Researchers at Loughborough University have teamed up with UK charity Beat to create an animated video that explores how social media affects people with eating disorders.
The animation explores both positive and negative social media experiences and provides helpful advice. Image Credit: Loughborough University
The short, released today (Monday, September 13), examines how social media can be both harmful and helpful, and provides helpful advice for those who are negatively affected by what they see online and to support the restoring.
Produced by A Dozen Eggs, a thriving design company by Loughborough graduates, and funded by the Higher Education Innovation Fund, the animation is based on research by Dr Paula Saukko, a social science and medical reader in criminology, sociology and the social policy department.
Dr Saukko, together with Dr Val Mitchell from Loughborough and Dr Helen Malson, from the Eating Disorders Health Integration Team, Bristol, interviewed 31 people with various eating disorders during the pandemic – a time that saw an increase in social media use and mental health issues.
The team then worked with Beat to translate the research results into a video.
The video was co-produced with ambassadors Beat Adam Gil, Bre Blackboro, Kel O’Neill and Vicki Butler and incorporates their testimonials on the use of social media.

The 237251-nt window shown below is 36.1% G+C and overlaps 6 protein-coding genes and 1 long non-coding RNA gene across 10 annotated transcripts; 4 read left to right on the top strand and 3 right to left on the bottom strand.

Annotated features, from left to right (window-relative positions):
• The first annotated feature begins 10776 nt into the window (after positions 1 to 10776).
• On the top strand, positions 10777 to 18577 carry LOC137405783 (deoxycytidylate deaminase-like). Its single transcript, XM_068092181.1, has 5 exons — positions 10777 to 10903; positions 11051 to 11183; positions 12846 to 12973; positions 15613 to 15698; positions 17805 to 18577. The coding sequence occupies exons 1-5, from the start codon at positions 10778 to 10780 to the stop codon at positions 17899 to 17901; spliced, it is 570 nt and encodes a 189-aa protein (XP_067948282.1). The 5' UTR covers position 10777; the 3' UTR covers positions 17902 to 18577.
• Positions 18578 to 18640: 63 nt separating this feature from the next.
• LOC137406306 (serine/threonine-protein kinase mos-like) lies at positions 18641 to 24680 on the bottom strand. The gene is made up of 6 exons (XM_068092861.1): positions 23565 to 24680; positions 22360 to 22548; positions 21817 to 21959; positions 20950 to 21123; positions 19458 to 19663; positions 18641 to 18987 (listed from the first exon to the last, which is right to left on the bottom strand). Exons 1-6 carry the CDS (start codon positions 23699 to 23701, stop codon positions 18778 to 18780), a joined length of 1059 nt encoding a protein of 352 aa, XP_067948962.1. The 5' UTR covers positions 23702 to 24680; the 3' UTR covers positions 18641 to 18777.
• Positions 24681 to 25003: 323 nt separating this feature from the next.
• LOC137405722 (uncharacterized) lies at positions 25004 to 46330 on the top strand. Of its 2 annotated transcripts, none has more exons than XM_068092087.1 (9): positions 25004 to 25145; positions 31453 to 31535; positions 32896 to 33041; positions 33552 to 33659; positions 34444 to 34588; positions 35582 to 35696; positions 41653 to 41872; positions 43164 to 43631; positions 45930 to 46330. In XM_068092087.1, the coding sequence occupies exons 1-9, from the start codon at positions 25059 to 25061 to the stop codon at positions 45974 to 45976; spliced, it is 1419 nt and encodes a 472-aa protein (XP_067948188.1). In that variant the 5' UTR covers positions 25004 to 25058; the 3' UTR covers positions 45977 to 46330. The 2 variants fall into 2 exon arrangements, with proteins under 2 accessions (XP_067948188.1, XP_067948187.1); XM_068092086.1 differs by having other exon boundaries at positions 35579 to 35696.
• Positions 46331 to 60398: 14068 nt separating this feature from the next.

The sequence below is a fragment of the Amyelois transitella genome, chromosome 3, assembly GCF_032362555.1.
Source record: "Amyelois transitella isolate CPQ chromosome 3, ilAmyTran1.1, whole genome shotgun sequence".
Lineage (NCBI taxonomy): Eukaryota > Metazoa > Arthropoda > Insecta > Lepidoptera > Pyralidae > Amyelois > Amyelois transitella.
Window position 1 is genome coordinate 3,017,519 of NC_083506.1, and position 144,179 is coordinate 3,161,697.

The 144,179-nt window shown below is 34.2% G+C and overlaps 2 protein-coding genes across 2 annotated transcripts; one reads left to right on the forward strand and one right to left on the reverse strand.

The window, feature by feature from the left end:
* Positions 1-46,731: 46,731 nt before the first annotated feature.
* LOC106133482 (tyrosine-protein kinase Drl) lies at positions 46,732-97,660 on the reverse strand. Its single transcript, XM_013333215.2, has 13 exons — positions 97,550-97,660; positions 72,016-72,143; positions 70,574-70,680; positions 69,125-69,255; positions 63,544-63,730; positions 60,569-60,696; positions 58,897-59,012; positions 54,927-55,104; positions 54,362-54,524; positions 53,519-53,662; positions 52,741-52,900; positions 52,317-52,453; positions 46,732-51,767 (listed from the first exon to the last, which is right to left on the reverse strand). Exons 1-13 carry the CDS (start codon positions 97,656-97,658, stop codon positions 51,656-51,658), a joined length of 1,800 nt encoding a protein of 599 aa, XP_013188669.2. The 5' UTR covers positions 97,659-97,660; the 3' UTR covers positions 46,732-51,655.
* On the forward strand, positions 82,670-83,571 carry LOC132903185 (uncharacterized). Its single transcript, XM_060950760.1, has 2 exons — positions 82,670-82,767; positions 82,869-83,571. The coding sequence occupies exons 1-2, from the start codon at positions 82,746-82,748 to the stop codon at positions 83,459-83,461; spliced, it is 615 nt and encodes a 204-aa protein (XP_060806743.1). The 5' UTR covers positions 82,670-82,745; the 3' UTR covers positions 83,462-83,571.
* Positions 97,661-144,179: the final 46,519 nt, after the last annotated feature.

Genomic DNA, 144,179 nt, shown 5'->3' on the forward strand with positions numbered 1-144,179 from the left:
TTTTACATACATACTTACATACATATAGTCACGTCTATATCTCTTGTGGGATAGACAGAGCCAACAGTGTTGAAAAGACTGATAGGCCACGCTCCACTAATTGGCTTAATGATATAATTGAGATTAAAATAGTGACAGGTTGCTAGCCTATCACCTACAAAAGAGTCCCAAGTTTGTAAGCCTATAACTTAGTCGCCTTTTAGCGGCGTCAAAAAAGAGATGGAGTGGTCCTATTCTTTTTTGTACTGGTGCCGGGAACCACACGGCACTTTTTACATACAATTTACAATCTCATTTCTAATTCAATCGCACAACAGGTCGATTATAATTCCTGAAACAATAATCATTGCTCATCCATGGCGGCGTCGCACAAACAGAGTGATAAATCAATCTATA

Commenting on the project, Dr Saukko said: “It has been a real pleasure to work on such a practical and creative project and on an important subject with the inspiring teams of Beat and a dozen eggs.
“Using the easy multimedia possibilities of social media to chat is essential for staying in touch and receiving support when you’re not feeling well, especially since eating disorders are often socially isolating.
“However, social media encourages users to compare themselves to others in terms of appearance or success and fosters constant engagement, responses and insecurities when others do not respond or react.”
She continued, “The video gives the best advice on how to keep boundaries on social media by not following content about diets or fueling negative thoughts and moderating consumption and interacting with friends by. muting or turning off when you feel overwhelmed.
“We hope the video encourages people with or at risk for eating disorders to think about their use of social media and adopt some tips to avoid the harm and make the most of their benefits to aid recovery. “
Colette Mullings, Head of Marketing at Beat, said: “We were extremely pleased to collaborate with A Dozen Eggs and Loughborough University on this exciting opportunity to provide advice to people with eating disorders on using digital media and learning how they engage with the recommendations. . “
Social media has been both a help and a hindrance for those we support: we know that irresponsible content can be very damaging to people who are sick or vulnerable to eating disorders, but at the same time we hear often talk about people benefiting from recovery support communities, especially during the pandemic. We look forward to the results and hope the video will encourage viewers to continue engaging with positive communities, but also to go offline when needed. “
Colette Mullings, Marketing Manager, Beat
How Does Social Media Affect People With Eating Disorders?
Video credit: Loughborough University